I do agree that tracking is everything. In fact I'm of the opinion that the ability of the arm to properly track the cartridge without breakup is far more important than what cartridge you actually have.
Title: Re: Re: >20kHz content found in vinyl?
Post by: Arnold B. Krueger on 2018-02-02 00:28:38
Published in 1961.... back when the M3D was king...

Arnold, just so you know, there have been serious improvements in the LP technology since then.  Just a FWIW sort of thing :)

Your belaboring of a point that I made with the phrase "...of the day..."is noted.  I sold M3Ds and N21d stylus upgrades in an aduio store in the day when I was a teenager.  I suffered with vinyl for about another 15 years after that until the advent of vastly superior digital technology.  During that time I also earned a degree in Engineering and learned a lot about what changed, and what did not. First off, there were significant refinements, but there were no major changes.

To this day records are made from vinyl and the best stylii are tipped with diamonds. Looking at an  old Shure 1966 catalog, the N21 was specified for tracking forces from 1 to 2 1/2 grams, and today about a half a century later, minimum tracking force specifications have not changed dramatically.  There is no reason to think that the record wear sitaution has changed dramatically since the materials and operational conditions are not all that different desipte the passage of over 50 years.

Quote
I do agree that tracking is everything. In fact I'm of the opinion that the ability of the arm to properly track the cartridge without breakup is far more important than what cartridge you actually have.

Well, we can agree on that. Frequency response errors can be effectively equalized, but the ugly sound of diamond on vinyl mistracking can only be removed by replacing  the diamond and the vinyl. Fortunately, that was accomplished  after 1982, some 36 years ago.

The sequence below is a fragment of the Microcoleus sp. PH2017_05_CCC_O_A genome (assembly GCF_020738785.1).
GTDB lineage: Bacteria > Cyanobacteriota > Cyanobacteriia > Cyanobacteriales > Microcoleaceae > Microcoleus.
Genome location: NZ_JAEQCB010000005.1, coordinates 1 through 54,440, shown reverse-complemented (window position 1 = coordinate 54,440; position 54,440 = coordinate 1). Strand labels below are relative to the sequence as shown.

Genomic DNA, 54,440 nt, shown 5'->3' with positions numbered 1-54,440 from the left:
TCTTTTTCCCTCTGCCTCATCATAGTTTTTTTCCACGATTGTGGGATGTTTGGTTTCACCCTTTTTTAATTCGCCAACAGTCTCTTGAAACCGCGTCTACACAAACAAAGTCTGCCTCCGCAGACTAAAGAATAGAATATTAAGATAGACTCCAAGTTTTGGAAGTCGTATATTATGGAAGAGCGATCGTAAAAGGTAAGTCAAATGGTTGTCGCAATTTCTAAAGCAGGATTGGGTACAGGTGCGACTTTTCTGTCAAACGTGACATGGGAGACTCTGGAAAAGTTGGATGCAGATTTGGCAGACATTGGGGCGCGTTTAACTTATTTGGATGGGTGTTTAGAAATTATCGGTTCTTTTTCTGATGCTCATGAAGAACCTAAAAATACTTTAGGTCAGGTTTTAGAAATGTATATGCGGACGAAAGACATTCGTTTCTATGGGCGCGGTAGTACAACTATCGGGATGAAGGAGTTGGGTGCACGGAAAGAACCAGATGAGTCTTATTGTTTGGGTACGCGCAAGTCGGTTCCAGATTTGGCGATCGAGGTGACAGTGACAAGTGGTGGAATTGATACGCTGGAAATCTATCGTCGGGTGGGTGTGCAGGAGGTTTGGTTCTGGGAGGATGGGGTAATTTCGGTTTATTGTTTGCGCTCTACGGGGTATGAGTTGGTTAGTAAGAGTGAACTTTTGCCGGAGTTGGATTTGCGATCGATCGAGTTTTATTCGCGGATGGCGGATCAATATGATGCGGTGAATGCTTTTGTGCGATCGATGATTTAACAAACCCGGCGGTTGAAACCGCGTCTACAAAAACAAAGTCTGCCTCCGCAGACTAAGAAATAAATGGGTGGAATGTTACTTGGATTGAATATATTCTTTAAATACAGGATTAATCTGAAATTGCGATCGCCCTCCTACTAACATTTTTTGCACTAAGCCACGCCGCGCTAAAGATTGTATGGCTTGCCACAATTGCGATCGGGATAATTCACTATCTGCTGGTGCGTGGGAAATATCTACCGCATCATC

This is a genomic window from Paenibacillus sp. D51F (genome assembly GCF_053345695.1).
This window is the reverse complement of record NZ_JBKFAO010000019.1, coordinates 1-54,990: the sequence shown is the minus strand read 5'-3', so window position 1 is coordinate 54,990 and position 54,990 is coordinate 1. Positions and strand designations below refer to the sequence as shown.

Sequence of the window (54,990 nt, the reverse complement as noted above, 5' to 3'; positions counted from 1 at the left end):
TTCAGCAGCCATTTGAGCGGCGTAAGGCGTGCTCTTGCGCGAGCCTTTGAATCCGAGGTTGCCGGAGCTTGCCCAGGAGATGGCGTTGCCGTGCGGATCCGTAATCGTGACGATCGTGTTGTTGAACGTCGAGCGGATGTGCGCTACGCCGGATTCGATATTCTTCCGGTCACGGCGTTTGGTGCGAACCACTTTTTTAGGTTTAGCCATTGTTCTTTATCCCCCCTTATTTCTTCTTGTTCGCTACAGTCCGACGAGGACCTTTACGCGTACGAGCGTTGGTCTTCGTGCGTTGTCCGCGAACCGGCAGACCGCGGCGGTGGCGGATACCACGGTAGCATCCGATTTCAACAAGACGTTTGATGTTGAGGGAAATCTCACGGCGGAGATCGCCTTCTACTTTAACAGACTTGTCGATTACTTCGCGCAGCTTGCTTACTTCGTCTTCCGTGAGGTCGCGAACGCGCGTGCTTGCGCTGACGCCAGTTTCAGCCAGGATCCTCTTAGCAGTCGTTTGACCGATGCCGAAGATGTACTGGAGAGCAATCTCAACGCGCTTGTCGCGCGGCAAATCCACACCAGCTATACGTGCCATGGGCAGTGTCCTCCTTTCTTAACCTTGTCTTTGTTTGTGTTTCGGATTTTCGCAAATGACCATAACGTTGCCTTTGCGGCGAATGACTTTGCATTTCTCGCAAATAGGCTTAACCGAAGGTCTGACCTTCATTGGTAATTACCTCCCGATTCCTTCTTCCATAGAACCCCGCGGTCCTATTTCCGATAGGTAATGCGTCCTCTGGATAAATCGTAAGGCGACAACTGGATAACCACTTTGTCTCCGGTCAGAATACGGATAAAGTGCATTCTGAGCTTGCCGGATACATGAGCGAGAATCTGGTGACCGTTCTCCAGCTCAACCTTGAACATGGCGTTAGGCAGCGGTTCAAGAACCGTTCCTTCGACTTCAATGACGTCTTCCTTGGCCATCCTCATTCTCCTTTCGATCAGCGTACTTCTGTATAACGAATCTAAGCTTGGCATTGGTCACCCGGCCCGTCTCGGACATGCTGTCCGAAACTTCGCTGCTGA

Title: Re: Re: >20kHz content found in vinyl?
Post by: Porcus on 2018-02-02 08:28:49
There is no reason to think that the record wear sitaution has changed dramatically since the materials and operational conditions are not all that different desipte the passage of over 50 years.

Fast forward half of those fifty years, and then you have that experiment where they played a groove ten thousands of times with the same stylus trying to provoke forth wear.  (While some other styli would wear the groove significantly in a couple of minutes - you did not need any "50 years", you could buy them in the same market at the same time.)
Title: Re: Re: >20kHz content found in vinyl?
Post by: Arnold B. Krueger on 2018-02-02 13:59:00
There is no reason to think that the record wear sitaution has changed dramatically since the materials and operational conditions are not all that different desipte the passage of over 50 years.

Fast forward half of those fifty years, and then you have that experiment where they played a groove ten thousands of times with the same stylus trying to provoke forth wear.  (While some other styli would wear the groove significantly in a couple of minutes - you did not need any "50 years", you could buy them in the same market at the same time.)

Is there a comparable paper to the one I posted from for this wonderful "50 years later" performance. The one thing that is missing from the 50 year old paper is eliptical stylii. What else that is truely significant has changed?  Or, are we playing dueling anecdotes?
Title: Re: >20kHz content found in vinyl?
Post by: Porcus on 2018-02-02 15:39:57
Or, are we playing dueling anecdotes?

Yeah, and I chose the "did you bother to click any link in a post you quoted (https://hydrogenaud.io/index.php/topic,114536.msg952037.html#msg952037)?" weapon.

I do not pretend that the periodical of AES Sweden is a scientific journal, and as they do not have their archives online, you could (if you want to) just accuse their then-president (and present treasurer) (http://www.aes.org/aes/ingemarohlsson) of both making up the experiment and making up the story that they put it on print back in 1992.
Nobody disputes that certain styli tax the vinyl heavily, so pointing at styli that do cause wear isn't bringing much new to the table. That a certain make could play the groove like fifty thousand times (locking groove, no cooling) without annoying artifacts show that you cannot just select [random pick-up], measure the wear and claim it generalizes, can you?
Title: Re: >20kHz content found in vinyl?
Post by: Atmasphere on 2018-02-02 22:24:15

To this day records are made from vinyl and the best stylii are tipped with diamonds. Looking at an  old Shure 1966 catalog, the N21 was specified for tracking forces from 1 to 2 1/2 grams, and today about a half a century later, minimum tracking force specifications have not changed dramatically.  There is no reason to think that the record wear sitaution has changed dramatically since the materials and operational conditions are not all that different desipte the passage of over 50 years.


Well, actually there is.  Tone arms have improved dramatically! I think the only vintage arm that gets any traction at all these days is the Fidelity Research FR66. Goes for a lot of cash, but as far as I can tell, really only to collectors.